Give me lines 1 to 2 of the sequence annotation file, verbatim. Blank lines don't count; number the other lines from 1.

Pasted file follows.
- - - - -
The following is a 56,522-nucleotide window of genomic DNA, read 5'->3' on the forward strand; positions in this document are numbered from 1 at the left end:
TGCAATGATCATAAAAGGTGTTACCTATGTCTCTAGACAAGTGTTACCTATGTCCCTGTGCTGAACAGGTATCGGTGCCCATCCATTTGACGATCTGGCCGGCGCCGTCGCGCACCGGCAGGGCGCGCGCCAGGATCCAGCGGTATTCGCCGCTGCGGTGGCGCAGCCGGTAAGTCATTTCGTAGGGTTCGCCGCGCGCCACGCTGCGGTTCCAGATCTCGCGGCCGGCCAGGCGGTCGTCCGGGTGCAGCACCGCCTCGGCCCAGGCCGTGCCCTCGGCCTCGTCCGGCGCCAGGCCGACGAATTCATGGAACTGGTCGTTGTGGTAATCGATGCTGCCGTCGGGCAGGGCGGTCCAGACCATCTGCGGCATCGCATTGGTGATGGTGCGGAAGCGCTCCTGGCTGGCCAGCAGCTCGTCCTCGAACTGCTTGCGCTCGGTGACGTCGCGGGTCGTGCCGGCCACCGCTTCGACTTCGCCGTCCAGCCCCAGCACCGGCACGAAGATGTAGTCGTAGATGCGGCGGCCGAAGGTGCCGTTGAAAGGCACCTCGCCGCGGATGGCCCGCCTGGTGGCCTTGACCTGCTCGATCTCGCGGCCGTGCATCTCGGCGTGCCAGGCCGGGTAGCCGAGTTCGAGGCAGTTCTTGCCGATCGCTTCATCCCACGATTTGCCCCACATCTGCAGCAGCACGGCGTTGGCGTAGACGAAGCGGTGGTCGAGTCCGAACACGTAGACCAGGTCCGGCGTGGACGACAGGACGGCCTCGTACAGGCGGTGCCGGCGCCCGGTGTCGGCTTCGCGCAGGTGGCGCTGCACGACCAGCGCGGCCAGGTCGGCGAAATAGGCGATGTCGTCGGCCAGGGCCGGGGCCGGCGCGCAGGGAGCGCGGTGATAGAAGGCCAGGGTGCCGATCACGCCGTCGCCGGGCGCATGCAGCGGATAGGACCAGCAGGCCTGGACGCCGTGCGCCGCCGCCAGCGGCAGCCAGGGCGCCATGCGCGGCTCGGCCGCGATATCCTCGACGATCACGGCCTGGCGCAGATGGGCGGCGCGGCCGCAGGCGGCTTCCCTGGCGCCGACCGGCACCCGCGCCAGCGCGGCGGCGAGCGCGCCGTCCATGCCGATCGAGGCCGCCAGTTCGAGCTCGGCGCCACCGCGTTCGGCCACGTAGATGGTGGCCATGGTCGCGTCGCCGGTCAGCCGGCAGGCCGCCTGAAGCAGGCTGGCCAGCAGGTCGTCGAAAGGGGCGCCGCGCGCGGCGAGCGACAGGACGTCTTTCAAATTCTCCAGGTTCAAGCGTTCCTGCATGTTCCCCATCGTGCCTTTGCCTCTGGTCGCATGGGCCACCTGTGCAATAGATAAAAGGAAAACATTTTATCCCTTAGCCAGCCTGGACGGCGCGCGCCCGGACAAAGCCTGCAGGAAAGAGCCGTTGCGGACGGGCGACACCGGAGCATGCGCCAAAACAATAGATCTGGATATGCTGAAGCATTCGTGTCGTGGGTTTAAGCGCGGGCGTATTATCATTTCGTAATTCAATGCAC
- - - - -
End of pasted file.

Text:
The following is a 56,522-nucleotide window of genomic DNA, read 5'->3' on the forward strand; positions in this document are numbered from 1 at the left end:
TGCAATGATCATAAAAGGTGTTACCTATGTCTCTAGACAAGTGTTACCTATGTCCCTGTGCTGAACAGGTATCGGTGCCCATCCATTTGACGATCTGGCCGGCGCCGTCGCGCACCGGCAGGGCGCGCGCCAGGATCCAGCGGTATTCGCCGCTGCGGTGGCGCAGCCGGTAAGTCATTTCGTAGGGTTCGCCGCGCGCCACGCTGCGGTTCCAGATCTCGCGGCCGGCCAGGCGGTCGTCCGGGTGCAGCACCGCCTCGGCCCAGGCCGTGCCCTCGGCCTCGTCCGGCGCCAGGCCGACGAATTCATGGAACTGGTCGTTGTGGTAATCGATGCTGCCGTCGGGCAGGGCGGTCCAGACCATCTGCGGCATCGCATTGGTGATGGTGCGGAAGCGCTCCTGGCTGGCCAGCAGCTCGTCCTCGAACTGCTTGCGCTCGGTGACGTCGCGGGTCGTGCCGGCCACCGCTTCGACTTCGCCGTCCAGCCCCAGCACCGGCACGAAGATGTAGTCGTAGATGCGGCGGCCGAAGGTGCCGTTGAAAGGCACCTCGCCGCGGATGGCCCGCCTGGTGGCCTTGACCTGCTCGATCTCGCGGCCGTGCATCTCGGCGTGCCAGGCCGGGTAGCCGAGTTCGAGGCAGTTCTTGCCGATCGCTTCATCCCACGATTTGCCCCACATCTGCAGCAGCACGGCGTTGGCGTAGACGAAGCGGTGGTCGAGTCCGAACACGTAGACCAGGTCCGGCGTGGACGACAGGACGGCCTCGTACAGGCGGTGCCGGCGCCCGGTGTCGGCTTCGCGCAGGTGGCGCTGCACGACCAGCGCGGCCAGGTCGGCGAAATAGGCGATGTCGTCGGCCAGGGCCGGGGCCGGCGCGCAGGGAGCGCGGTGATAGAAGGCCAGGGTGCCGATCACGCCGTCGCCGGGCGCATGCAGCGGATAGGACCAGCAGGCCTGGACGCCGTGCGCCGCCGCCAGCGGCAGCCAGGGCGCCATGCGCGGCTCGGCCGCGATATCCTCGACGATCACGGCCTGGCGCAGATGGGCGGCGCGGCCGCAGGCGGCTTCCCTGGCGCCGACCGGCACCCGCGCCAGCGCGGCGGCGAGCGCGCCGTCCATGCCGATCGAGGCCGCCAGTTCGAGCTCGGCGCCACCGCGTTCGGCCACGTAGATGGTGGCCATGGTCGCGTCGCCGGTCAGCCGGCAGGCCGCCTGAAGCAGGCTGGCCAGCAGGTCGTCGAAAGGGGCGCCGCGCGCGGCGAGCGACAGGACGTCTTTCAAATTCTCCAGGTTCAAGCGTTCCTGCATGTTCCCCATCGTGCCTTTGCCTCTGGTCGCATGGGCCACCTGTGCAATAGATAAAAGGAAAACATTTTATCCCTTAGCCAGCCTGGACGGCGCGCGCCCGGACAAAGCCTGCAGGAAAGAGCCGTTGCGGACGGGCGACACCGGAGCATGCGCCAAAACAATAGATCTGGATATGCTGAAGCATTCGTGTCGTGGGTTTAAGCGCGGGCGTATTATCATTTCGTAATTCAATGCAC